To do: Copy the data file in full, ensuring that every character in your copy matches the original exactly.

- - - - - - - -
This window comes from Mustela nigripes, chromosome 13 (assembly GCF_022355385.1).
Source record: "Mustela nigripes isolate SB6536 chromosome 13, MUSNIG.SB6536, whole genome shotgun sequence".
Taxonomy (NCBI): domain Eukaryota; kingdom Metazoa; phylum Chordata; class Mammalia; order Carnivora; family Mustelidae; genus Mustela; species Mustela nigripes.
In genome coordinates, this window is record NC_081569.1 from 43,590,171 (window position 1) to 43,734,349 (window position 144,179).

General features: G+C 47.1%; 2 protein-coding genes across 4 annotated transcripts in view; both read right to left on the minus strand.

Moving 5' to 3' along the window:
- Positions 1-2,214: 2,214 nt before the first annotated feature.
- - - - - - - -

This window comes from Mustela nigripes, chromosome 13 (assembly GCF_022355385.1).
Source record: "Mustela nigripes isolate SB6536 chromosome 13, MUSNIG.SB6536, whole genome shotgun sequence".
Taxonomy (NCBI): domain Eukaryota; kingdom Metazoa; phylum Chordata; class Mammalia; order Carnivora; family Mustelidae; genus Mustela; species Mustela nigripes.
In genome coordinates, this window is record NC_081569.1 from 43,590,171 (window position 1) to 43,734,349 (window position 144,179).

General features: G+C 47.1%; 2 protein-coding genes across 4 annotated transcripts in view; both read right to left on the minus strand.

Moving 5' to 3' along the window:
- Positions 1-2,214: 2,214 nt before the first annotated feature.